Science.gov (United States)

    Wyroba, E

    1981-01-01

    The function of Paramecium alveolar system underlying the cell membrane has been studied. Permeability and structure of cell membrane, alveolar membranes and alveoli following alpha-amylase, beta-amylase, phospholipase C and hyaluronidase treatment has been examined. It is demonstrated that droplets of polycationic dye, ruthenium red, have been trapped within the alveoli whereas the dye was also bound by the outer and inner alveolar membrane. This suggest the presence of anionic sites capable to bind cationic compounds within the alveoli. It may be concluded that the alveolar system in Paramecium is functioning as a barrier protecting the cell against the chemicals added from the outside when the cell membrane separating the cytoplasm from the medium is impaired.

  1. Alveolar Echinococcosis Infection in a Monkey (Ateles Geoffroyi In Mashhad, Iran

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    H Kazemi Mehrjerdi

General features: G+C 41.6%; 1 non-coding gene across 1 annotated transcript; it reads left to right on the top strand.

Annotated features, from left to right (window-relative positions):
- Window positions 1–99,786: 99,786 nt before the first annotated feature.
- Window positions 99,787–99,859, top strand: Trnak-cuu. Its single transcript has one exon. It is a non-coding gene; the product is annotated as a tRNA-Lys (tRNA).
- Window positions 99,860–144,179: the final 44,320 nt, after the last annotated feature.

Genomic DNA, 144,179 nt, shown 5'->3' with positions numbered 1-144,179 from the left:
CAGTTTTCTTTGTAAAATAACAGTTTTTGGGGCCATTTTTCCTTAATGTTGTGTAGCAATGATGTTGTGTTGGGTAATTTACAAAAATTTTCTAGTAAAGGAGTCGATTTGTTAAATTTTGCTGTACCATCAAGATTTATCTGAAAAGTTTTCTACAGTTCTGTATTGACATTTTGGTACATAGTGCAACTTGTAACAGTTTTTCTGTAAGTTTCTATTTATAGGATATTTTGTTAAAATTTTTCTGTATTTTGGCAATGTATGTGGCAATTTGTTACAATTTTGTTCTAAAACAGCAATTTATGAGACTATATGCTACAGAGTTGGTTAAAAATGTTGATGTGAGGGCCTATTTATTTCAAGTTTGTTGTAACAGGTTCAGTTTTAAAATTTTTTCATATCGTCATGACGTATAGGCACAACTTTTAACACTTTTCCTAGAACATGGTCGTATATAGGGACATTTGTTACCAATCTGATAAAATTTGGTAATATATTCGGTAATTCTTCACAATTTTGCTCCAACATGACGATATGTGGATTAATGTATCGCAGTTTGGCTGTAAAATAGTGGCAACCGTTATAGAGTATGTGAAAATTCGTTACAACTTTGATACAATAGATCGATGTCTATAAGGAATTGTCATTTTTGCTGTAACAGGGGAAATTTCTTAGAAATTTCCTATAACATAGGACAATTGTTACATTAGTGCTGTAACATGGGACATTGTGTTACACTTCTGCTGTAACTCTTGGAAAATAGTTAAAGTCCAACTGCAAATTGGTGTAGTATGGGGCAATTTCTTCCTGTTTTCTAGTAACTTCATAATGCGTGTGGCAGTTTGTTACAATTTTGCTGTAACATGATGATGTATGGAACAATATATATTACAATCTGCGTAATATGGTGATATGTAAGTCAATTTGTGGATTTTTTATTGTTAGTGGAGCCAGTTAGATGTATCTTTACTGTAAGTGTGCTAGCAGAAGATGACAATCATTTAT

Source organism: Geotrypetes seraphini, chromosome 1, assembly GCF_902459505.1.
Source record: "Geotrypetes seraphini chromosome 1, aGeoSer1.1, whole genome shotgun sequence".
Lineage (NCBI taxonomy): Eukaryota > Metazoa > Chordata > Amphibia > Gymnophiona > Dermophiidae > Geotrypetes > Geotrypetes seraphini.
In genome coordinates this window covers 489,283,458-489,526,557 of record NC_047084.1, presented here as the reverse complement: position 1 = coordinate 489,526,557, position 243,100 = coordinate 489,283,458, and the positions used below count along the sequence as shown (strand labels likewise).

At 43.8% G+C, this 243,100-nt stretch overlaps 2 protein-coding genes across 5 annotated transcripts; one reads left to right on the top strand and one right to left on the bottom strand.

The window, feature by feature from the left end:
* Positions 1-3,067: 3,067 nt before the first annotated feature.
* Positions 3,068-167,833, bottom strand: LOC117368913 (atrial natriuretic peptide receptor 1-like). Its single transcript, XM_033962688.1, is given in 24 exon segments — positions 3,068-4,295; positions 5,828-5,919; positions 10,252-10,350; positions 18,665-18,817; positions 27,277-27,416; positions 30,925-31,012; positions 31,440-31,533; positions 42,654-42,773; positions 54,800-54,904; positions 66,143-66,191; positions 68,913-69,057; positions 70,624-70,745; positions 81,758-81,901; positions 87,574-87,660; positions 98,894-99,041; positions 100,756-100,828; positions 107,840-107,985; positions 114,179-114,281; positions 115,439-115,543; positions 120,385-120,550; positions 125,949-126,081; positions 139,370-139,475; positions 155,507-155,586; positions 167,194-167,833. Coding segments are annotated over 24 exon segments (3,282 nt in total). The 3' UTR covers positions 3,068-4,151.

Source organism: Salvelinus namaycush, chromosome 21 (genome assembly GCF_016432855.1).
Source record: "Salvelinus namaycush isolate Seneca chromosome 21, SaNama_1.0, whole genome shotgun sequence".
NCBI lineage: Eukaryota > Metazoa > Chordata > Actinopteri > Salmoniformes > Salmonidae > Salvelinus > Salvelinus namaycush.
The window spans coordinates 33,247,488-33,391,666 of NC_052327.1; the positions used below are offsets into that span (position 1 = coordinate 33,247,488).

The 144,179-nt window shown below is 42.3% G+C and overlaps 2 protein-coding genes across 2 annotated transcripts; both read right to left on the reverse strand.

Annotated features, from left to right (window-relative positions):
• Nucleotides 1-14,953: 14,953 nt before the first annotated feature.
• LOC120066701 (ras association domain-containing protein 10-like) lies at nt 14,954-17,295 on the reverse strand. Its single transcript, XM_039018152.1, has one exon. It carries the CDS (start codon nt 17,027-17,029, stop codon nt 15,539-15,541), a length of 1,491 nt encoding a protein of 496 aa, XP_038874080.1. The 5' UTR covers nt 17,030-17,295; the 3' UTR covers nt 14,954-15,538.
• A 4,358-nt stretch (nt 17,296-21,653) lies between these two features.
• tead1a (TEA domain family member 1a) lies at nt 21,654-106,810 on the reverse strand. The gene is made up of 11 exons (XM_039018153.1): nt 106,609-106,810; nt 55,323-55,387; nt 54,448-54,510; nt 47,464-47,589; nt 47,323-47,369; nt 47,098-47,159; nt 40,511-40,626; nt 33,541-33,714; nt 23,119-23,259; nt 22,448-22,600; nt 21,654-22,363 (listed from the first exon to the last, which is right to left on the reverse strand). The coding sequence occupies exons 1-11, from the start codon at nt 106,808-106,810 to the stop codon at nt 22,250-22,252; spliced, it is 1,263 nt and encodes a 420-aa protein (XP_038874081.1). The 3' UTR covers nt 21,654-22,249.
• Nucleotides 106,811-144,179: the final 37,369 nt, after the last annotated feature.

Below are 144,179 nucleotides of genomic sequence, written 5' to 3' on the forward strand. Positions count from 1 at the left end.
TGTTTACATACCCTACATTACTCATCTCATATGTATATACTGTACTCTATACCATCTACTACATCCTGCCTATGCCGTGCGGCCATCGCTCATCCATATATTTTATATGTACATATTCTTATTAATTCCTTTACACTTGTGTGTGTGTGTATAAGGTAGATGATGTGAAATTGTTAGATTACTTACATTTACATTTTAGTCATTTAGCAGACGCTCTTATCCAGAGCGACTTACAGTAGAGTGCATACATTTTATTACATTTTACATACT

2012-02-01

    Full Text Available Alveolar echinococcosis (AE, which is caused by ingestion of eggs of the fox tapeworm Echinococcus multilocularis, is the most potentially lethal parasitic infection because of its tendency to invade and proliferate in the liver and the difficulty in treatment. This article describes a case of alveolar echinococcosis found in Ateles geoffroyi in Mashhad, Iran. The cysts were characterized as an alveolar structure, composed of numerous small vesicles in liver, abdominal cavity, retroperitoneum and lungs. A characteristic feature of these vesicles was its exogenous tumor-like proliferation. These cysts were filled with numerous protoscoleces suggesting a potential role of this monkey in cycle of transmission. Up to now, this is probably the first report of alveolar echinococcosis in A. geoffroyi in the world.